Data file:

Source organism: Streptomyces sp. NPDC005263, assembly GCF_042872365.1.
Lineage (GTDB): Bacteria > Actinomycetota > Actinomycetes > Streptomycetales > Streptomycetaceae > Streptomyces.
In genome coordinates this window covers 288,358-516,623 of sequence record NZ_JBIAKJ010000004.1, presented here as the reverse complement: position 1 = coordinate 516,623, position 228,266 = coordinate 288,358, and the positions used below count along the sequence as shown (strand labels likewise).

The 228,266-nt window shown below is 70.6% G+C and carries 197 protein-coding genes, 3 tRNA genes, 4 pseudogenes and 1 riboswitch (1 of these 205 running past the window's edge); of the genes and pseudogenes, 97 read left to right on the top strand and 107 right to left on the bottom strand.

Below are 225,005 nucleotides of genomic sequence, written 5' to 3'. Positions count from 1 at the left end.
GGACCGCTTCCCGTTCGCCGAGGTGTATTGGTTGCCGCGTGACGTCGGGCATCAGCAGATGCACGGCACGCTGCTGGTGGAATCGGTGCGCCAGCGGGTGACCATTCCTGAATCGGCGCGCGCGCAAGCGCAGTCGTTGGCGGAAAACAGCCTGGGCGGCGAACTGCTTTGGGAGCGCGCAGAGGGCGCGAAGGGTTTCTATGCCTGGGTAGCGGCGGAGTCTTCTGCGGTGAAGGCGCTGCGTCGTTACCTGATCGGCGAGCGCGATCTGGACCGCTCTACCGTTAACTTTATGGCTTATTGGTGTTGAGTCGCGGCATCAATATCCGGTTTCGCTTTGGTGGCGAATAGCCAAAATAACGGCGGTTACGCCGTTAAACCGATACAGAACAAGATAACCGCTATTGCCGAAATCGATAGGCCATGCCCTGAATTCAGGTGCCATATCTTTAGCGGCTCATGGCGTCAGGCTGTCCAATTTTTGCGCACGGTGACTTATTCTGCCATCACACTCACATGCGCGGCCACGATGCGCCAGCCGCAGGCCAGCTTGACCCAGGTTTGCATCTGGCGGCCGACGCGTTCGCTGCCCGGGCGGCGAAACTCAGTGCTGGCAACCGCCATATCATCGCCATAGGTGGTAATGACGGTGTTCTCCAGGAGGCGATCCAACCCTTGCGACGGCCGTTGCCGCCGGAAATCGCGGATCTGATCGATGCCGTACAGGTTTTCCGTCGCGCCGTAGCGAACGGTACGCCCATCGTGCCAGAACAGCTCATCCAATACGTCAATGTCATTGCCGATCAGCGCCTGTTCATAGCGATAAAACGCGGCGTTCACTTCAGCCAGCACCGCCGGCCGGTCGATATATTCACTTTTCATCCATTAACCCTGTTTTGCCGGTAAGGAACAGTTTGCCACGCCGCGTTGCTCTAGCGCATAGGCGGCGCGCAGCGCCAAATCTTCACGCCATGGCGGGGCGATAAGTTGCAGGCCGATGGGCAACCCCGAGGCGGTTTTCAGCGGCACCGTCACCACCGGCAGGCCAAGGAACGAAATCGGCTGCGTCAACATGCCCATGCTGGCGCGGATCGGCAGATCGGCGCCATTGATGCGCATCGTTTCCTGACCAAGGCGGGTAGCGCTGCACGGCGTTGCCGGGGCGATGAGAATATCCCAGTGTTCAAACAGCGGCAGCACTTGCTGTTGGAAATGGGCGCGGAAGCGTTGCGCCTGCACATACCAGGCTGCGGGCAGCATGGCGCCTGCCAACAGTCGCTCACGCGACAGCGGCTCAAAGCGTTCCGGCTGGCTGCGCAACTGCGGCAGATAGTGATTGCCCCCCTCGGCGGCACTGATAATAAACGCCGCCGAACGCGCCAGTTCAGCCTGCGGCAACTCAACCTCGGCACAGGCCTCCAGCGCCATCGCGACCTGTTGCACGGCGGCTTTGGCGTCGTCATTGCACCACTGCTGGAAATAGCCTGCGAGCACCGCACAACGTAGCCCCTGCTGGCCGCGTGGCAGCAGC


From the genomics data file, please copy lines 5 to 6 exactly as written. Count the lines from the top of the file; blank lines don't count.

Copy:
Below are 225,005 nucleotides of genomic sequence, written 5' to 3'. Positions count from 1 at the left end.
GGACCGCTTCCCGTTCGCCGAGGTGTATTGGTTGCCGCGTGACGTCGGGCATCAGCAGATGCACGGCACGCTGCTGGTGGAATCGGTGCGCCAGCGGGTGACCATTCCTGAATCGGCGCGCGCGCAAGCGCAGTCGTTGGCGGAAAACAGCCTGGGCGGCGAACTGCTTTGGGAGCGCGCAGAGGGCGCGAAGGGTTTCTATGCCTGGGTAGCGGCGGAGTCTTCTGCGGTGAAGGCGCTGCGTCGTTACCTGATCGGCGAGCGCGATCTGGACCGCTCTACCGTTAACTTTATGGCTTATTGGTGTTGAGTCGCGGCATCAATATCCGGTTTCGCTTTGGTGGCGAATAGCCAAAATAACGGCGGTTACGCCGTTAAACCGATACAGAACAAGATAACCGCTATTGCCGAAATCGATAGGCCATGCCCTGAATTCAGGTGCCATATCTTTAGCGGCTCATGGCGTCAGGCTGTCCAATTTTTGCGCACGGTGACTTATTCTGCCATCACACTCACATGCGCGGCCACGATGCGCCAGCCGCAGGCCAGCTTGACCCAGGTTTGCATCTGGCGGCCGACGCGTTCGCTGCCCGGGCGGCGAAACTCAGTGCTGGCAACCGCCATATCATCGCCATAGGTGGTAATGACGGTGTTCTCCAGGAGGCGATCCAACCCTTGCGACGGCCGTTGCCGCCGGAAATCGCGGATCTGATCGATGCCGTACAGGTTTTCCGTCGCGCCGTAGCGAACGGTACGCCCATCGTGCCAGAACAGCTCATCCAATACGTCAATGTCATTGCCGATCAGCGCCTGTTCATAGCGATAAAACGCGGCGTTCACTTCAGCCAGCACCGCCGGCCGGTCGATATATTCACTTTTCATCCATTAACCCTGTTTTGCCGGTAAGGAACAGTTTGCCACGCCGCGTTGCTCTAGCGCATAGGCGGCGCGCAGCGCCAAATCTTCACGCCATGGCGGGGCGATAAGTTGCAGGCCGATGGGCAACCCCGAGGCGGTTTTCAGCGGCACCGTCACCACCGGCAGGCCAAGGAACGAAATCGGCTGCGTCAACATGCCCATGCTGGCGCGGATCGGCAGATCGGCGCCATTGATGCGCATCGTTTCCTGACCAAGGCGGGTAGCGCTGCACGGCGTTGCCGGGGCGATGAGAATATCCCAGTGTTCAAACAGCGGCAGCACTTGCTGTTGGAAATGGGCGCGGAAGCGTTGCGCCTGCACATACCAGGCTGCGGGCAGCATGGCGCCTGCCAACAGTCGCTCACGCGACAGCGGCTCAAAGCGTTCCGGCTGGCTGCGCAACTGCGGCAGATAGTGATTGCCCCCCTCGGCGGCACTGATAATAAACGCCGCCGAACGCGCCAGTTCAGCCTGCGGCAACTCAACCTCGGCACAGGCCTCCAGCGCCATCGCGACCTGTTGCACGGCGGCTTTGGCGTCGTCATTGCACCACTGCTGGAAATAGCCTGCGAGCACCGCACAACGTAGCCCCTGCTGGCCGCGTGGCAGCAGC